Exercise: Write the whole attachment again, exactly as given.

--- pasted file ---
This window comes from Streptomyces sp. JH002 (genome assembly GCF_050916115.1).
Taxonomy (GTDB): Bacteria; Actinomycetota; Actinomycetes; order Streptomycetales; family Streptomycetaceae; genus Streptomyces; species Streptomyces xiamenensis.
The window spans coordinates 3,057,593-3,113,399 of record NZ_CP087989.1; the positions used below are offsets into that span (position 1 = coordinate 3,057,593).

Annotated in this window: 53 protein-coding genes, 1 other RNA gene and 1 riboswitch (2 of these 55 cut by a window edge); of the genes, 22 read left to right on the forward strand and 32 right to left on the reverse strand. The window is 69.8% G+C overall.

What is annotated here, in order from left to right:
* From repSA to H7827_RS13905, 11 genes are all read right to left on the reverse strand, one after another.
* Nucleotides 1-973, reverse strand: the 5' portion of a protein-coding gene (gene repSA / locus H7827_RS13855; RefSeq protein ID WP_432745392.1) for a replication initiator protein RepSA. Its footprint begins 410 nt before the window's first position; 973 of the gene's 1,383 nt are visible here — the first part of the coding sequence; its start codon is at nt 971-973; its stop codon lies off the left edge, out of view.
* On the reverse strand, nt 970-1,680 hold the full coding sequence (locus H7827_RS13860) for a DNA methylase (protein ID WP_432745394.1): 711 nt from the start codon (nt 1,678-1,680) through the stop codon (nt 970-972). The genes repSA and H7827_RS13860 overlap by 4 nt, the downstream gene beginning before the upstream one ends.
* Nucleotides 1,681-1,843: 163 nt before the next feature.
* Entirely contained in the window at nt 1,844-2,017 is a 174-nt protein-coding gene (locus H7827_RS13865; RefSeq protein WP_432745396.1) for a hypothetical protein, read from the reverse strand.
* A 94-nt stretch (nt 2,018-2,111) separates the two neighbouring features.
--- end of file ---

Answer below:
This window comes from Streptomyces sp. JH002 (genome assembly GCF_050916115.1).
Taxonomy (GTDB): Bacteria; Actinomycetota; Actinomycetes; order Streptomycetales; family Streptomycetaceae; genus Streptomyces; species Streptomyces xiamenensis.
The window spans coordinates 3,057,593-3,113,399 of record NZ_CP087989.1; the positions used below are offsets into that span (position 1 = coordinate 3,057,593).

Annotated in this window: 53 protein-coding genes, 1 other RNA gene and 1 riboswitch (2 of these 55 cut by a window edge); of the genes, 22 read left to right on the forward strand and 32 right to left on the reverse strand. The window is 69.8% G+C overall.

What is annotated here, in order from left to right:
* From repSA to H7827_RS13905, 11 genes are all read right to left on the reverse strand, one after another.
* Nucleotides 1-973, reverse strand: the 5' portion of a protein-coding gene (gene repSA / locus H7827_RS13855; RefSeq protein ID WP_432745392.1) for a replication initiator protein RepSA. Its footprint begins 410 nt before the window's first position; 973 of the gene's 1,383 nt are visible here — the first part of the coding sequence; its start codon is at nt 971-973; its stop codon lies off the left edge, out of view.
* On the reverse strand, nt 970-1,680 hold the full coding sequence (locus H7827_RS13860) for a DNA methylase (protein ID WP_432745394.1): 711 nt from the start codon (nt 1,678-1,680) through the stop codon (nt 970-972). The genes repSA and H7827_RS13860 overlap by 4 nt, the downstream gene beginning before the upstream one ends.
* Nucleotides 1,681-1,843: 163 nt before the next feature.
* Entirely contained in the window at nt 1,844-2,017 is a 174-nt protein-coding gene (locus H7827_RS13865; RefSeq protein WP_432745396.1) for a hypothetical protein, read from the reverse strand.
* A 94-nt stretch (nt 2,018-2,111) separates the two neighbouring features.